Both Dataminr and Twitter — an early investor in Dataminr, as was the CIA — denied reports back in 2016 that the social media platform was being used to enable domestic surveillance. Among other measures meant to respond to criticism, Twitter said Dataminr, one of its official partners, would “no longer support direct access by fusion centers” that share intelligence between local, state, and national law enforcement agencies. But as Biddle reported, “Dataminr continues to enable what is essentially surveillance by U.S. law enforcement entities.” The story alleges that Dataminr wired tweets and other social media content about protests directly to police across the country, which it wouldn’t have been able to do without privileged access to Twitter data. Both Dataminr and Twitter have denied that the protest monitoring described in Biddle’s reporting falls under the definition of surveillance, and Dataminr maintains that its work is not meant for surveillance but aims to produce news alerts for emergencies like fires, shootings, and natural disasters, according to The Intercept.
As the protests were happening and Biddle was reporting his story, “a big dump of police fusion center data got put online,” he says. The “BlueLeaks” documents and data were hacked from more than 250 police websites and made public by activists, representing what The Intercept calls “an unprecedented exposure of the internal operations of federal, state, and local law enforcement.”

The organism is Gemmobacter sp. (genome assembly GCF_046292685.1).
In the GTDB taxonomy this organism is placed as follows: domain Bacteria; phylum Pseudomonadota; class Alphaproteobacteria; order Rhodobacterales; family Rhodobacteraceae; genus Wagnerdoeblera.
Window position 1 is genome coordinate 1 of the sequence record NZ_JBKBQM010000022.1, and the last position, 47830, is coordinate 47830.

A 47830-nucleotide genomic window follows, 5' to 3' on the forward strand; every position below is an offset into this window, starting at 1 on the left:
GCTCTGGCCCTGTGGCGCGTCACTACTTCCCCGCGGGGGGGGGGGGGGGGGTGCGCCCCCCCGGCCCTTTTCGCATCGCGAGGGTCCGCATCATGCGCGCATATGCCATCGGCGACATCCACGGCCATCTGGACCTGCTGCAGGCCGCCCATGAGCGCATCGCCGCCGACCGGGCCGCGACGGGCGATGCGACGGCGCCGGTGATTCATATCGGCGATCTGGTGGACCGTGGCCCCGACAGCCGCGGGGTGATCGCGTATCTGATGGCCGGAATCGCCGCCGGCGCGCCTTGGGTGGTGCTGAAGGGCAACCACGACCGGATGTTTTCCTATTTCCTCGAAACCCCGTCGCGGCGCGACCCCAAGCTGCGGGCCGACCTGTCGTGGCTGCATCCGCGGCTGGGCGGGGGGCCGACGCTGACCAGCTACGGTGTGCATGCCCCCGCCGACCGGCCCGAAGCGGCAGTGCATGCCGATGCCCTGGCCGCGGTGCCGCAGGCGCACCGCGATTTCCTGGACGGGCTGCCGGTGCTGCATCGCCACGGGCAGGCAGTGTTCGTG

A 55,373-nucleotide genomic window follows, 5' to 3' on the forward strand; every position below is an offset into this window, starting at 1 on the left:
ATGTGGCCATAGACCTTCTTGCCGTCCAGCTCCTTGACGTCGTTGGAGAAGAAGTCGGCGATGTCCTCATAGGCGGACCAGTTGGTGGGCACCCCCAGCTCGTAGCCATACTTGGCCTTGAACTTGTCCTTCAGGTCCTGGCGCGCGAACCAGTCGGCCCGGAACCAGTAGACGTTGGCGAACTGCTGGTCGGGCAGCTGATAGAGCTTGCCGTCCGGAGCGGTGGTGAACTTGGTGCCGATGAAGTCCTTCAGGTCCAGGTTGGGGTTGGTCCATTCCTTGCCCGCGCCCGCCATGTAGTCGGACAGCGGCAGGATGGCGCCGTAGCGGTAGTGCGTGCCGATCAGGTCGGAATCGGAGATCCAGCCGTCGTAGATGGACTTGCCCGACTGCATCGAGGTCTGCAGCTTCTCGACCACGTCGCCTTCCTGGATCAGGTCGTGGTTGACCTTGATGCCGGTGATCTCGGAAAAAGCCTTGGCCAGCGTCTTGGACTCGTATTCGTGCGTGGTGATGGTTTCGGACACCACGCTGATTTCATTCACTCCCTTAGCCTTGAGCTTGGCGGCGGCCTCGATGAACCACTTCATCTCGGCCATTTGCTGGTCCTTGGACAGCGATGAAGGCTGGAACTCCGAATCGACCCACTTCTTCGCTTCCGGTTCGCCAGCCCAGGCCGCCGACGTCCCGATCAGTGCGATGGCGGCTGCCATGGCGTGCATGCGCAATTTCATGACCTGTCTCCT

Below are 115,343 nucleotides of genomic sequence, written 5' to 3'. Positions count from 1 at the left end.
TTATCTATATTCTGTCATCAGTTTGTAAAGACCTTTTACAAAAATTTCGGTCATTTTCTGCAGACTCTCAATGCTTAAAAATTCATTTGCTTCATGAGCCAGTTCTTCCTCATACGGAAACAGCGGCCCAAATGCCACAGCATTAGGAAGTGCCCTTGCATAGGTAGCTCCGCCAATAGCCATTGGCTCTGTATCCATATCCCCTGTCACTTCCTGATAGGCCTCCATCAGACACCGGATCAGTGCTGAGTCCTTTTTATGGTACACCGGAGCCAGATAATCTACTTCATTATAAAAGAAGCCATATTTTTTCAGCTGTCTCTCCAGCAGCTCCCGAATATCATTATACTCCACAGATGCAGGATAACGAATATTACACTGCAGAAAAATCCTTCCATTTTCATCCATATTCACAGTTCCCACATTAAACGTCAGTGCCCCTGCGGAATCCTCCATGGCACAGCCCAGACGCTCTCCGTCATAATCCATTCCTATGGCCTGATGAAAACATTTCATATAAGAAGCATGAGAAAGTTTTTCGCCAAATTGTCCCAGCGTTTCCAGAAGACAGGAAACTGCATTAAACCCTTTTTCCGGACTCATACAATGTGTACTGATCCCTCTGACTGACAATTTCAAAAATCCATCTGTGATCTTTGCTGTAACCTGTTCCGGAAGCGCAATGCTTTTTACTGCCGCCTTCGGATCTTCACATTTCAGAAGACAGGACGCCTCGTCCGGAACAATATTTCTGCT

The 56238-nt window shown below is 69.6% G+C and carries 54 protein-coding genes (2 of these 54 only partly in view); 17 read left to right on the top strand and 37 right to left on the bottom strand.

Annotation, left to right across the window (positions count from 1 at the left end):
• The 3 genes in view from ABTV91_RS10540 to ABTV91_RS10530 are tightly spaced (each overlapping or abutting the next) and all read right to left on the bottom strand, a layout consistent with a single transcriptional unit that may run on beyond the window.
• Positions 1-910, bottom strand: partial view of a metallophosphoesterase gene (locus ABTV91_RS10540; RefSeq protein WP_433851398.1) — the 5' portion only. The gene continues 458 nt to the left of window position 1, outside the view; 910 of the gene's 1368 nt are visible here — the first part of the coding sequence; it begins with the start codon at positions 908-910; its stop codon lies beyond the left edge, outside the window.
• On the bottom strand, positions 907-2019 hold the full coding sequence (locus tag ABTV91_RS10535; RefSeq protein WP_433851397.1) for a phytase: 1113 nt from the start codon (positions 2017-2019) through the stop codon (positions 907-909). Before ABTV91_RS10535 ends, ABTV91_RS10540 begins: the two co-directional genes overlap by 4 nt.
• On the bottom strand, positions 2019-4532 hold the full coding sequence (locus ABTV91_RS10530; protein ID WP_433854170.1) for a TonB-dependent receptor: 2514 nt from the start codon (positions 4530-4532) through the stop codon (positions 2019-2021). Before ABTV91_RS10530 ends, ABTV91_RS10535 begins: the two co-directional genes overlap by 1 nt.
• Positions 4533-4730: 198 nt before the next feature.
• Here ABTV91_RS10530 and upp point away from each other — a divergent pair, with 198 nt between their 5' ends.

The BlueLeaks documents allowed Biddle to corroborate some of his reporting. He compared public records requests with the leaked government records, showing how police benefited from the special relationship between Dataminr and Twitter by getting alerts from Dataminr. “People should know what the risks are,” Biddle says, especially given the supportive public stance Twitter has taken in the BLM movement. “They are vocally presenting and being supportive of this cause, and here they are enabling surveillance of that cause.”